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Argentina: Implications of Latest Corruption Scandal Involving Former President

August 6, 2018
By Nicholas Watson

The corruption scandal that broke on 1 August and which involves former president Cristina Fernandez (2007-2015) will have major political implications and is likely to alter the electoral outlook as it appeared just a few days ago.

The scandal centers on a series of handwritten notebooks describing in extraordinary detail a systematic bribery and kickback operation that started under Fernandez’s late husband, former president Nestor Kirchner (2003-2007), and continued under Fernandez’s presidency. The notebooks were kept by Oscar Centeno, official driver to Roberto Baratta, right-hand man to former planning minister Julio De Vido (currently in prison on separate charges). So far 17 people, including senior executives of major companies, have been arrested, while it is believed corruption payments could exceed USD 200mn.

  • In immediate terms, the scandal is good news for the government of President Mauricio Macri because it diverts the news agenda away from economic difficulties. Not only that, but it revives the narrative that has served Macri so well since 2015: namely, that Kirchnerismo was fundamentally corrupt, and is best consigned to the past. The fact that Fernandez now appears to be accelerating an alliance with the teamsters’ boss Hugo Moyano, also under investigation for corruption, will help cement this narrative.
  • However, it would be naïve to suggest that this scandal will sink Fernandez politically. In fact, it is likely to have little impact on the roughly one-third of voters who support the former president-turned-senator. In practical terms, Fernandez can still be questioned (she has been summoned for questioning on 13 August), but she enjoys immunity from prosecution as a senator, and the governing Cambiemos coalition does not have the votes in the Senate to have her immunity withdrawn. A previous effort to strip Fernandez of her immunity failed late last year because Peronists refused to back the measure without a firm sentence in place.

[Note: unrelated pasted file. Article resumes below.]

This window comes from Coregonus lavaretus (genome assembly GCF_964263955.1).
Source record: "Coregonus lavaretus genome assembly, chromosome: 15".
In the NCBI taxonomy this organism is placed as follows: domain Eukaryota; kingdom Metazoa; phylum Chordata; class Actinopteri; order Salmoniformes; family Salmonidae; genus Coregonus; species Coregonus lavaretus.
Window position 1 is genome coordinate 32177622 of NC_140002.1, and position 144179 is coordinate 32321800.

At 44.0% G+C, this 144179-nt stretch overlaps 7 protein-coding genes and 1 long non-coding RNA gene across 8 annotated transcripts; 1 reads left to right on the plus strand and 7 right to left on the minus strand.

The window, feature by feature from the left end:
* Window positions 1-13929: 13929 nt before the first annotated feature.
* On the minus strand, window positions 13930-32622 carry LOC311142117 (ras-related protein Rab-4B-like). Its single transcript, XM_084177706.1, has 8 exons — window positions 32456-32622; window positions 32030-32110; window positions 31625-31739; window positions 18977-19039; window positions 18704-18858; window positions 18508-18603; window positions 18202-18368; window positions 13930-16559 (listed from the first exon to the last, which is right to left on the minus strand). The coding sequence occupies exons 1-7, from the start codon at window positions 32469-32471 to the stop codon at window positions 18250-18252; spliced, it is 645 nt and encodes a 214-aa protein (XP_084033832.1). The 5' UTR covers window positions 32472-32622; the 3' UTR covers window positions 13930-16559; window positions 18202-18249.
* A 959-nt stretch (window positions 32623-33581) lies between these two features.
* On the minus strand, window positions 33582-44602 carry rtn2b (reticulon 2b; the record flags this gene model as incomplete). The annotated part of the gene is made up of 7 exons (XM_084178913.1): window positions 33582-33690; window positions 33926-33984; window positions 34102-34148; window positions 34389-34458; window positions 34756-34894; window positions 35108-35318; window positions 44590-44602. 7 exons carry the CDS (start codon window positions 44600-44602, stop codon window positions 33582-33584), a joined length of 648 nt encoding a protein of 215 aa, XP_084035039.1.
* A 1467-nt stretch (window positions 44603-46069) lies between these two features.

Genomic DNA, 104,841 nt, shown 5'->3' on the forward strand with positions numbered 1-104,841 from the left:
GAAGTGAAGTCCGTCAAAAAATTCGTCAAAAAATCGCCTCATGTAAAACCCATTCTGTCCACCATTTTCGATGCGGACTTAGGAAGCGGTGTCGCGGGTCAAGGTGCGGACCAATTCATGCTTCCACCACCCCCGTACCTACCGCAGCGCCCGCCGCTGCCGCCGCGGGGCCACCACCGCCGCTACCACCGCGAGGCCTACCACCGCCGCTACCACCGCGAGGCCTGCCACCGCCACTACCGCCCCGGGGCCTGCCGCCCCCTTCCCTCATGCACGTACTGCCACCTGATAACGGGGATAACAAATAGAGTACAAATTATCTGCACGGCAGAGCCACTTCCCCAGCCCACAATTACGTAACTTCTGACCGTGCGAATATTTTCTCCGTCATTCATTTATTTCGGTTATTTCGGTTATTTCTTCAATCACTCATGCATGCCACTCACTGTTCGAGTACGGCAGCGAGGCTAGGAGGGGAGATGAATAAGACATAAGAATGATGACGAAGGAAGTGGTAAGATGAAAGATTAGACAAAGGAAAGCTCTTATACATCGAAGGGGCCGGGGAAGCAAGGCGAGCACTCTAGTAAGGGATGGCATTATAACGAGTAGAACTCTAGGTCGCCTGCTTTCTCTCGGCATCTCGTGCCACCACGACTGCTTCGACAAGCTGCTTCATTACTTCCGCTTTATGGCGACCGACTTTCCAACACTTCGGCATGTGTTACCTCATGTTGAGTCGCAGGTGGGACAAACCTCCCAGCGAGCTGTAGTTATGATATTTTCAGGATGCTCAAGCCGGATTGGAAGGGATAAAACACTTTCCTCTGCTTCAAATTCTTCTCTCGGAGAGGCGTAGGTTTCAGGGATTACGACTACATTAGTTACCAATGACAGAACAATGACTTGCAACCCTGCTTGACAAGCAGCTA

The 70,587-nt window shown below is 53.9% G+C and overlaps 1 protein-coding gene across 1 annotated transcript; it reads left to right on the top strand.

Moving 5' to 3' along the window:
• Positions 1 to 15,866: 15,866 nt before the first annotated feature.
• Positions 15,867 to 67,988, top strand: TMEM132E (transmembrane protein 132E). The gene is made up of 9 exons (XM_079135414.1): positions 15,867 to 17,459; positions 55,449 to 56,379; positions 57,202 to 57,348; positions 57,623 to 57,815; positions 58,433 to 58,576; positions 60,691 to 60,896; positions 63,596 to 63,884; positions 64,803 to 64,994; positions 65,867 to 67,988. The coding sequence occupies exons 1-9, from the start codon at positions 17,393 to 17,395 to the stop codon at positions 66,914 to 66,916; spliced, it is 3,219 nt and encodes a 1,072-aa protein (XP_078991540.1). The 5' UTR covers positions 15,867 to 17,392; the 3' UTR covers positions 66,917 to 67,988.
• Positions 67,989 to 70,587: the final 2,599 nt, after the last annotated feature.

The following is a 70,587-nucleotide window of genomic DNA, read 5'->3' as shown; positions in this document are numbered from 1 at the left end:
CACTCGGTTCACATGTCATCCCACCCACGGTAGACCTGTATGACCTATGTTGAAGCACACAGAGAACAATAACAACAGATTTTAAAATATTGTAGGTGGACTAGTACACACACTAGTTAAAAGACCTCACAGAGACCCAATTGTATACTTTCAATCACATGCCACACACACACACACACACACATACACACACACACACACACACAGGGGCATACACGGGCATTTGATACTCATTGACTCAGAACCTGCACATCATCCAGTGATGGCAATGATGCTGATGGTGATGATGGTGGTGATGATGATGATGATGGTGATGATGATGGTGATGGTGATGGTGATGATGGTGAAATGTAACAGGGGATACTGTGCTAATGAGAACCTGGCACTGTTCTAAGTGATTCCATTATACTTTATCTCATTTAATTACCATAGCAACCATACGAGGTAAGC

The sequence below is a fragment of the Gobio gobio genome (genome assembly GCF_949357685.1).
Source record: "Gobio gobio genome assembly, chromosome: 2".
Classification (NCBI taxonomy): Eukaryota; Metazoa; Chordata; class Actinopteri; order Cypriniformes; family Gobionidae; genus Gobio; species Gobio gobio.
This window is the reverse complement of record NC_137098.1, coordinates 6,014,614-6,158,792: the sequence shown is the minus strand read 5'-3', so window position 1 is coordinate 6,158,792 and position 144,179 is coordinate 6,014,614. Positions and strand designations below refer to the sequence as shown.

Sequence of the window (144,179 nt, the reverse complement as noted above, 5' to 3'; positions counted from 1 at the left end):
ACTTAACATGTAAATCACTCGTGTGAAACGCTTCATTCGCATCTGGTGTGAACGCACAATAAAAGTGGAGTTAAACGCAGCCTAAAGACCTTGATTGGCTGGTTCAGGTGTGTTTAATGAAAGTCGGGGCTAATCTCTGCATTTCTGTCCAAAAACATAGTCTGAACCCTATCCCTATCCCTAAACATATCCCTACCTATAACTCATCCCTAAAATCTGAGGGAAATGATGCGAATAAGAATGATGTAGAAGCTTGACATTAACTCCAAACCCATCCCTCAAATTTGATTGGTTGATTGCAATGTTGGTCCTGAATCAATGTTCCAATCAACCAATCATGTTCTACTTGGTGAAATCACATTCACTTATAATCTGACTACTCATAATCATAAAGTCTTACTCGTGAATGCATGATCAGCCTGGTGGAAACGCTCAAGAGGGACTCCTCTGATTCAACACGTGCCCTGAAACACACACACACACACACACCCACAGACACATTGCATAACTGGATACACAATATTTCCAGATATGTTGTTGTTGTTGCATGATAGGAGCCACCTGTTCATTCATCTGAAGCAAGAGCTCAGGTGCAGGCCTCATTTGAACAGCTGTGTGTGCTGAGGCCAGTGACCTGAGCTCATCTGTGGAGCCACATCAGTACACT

• While Peronists maintain that stance for the moment, the situation could change as more information comes to light. Under the relatively recent extension of the Law of Repentance to include corruption cases, suspects are likely to offer up further details of the kickback operation in exchange for reduced sentences.
  • Assuming the roughly one-third of voters who support Fernandez remains largely unchanged in their views, and that the roughly one-third of voters who support Macri continue to support the president, the key voter segment is the approximately one-third in the middle. The notebooks scandal, together with the Fernandez-Moyano rapprochement, is a huge turn-off for this demographic, which offers pragmatic Peronists an opportunity to build on their attempts to fill the middle space and re-unite disparate factions around a more electorally palatable, moderate brand of Peronism. The more successful this re-invention is (i.e. the more it marginalizes Fernandez), the more threatening it will be to Macri’s re-election chances in 2019.
  • Macri and the government do not escape unharmed from the notebooks scandal; one of the executives arrested last week for making payments to the Kirchners was Javier Sanchez Caballero, ex-general manager of Iecsa, the construction company founded by Franco Macri (the president’s father), which was subsequently sold to the president’s cousin, Angelo Calcaterra, and then sold off in 2017. From an optimistic perspective, this at least allows Macri to refute any Kirchnerista claims of judicial bias. On the other hand, it is uncomfortable for Macri himself.
The views and opinions in these articles are solely of the authors and do not necessarily reflect those of Teneo. They are offered to stimulate thought and discussion and not as legal, financial, accounting, tax or other professional advice or counsel.

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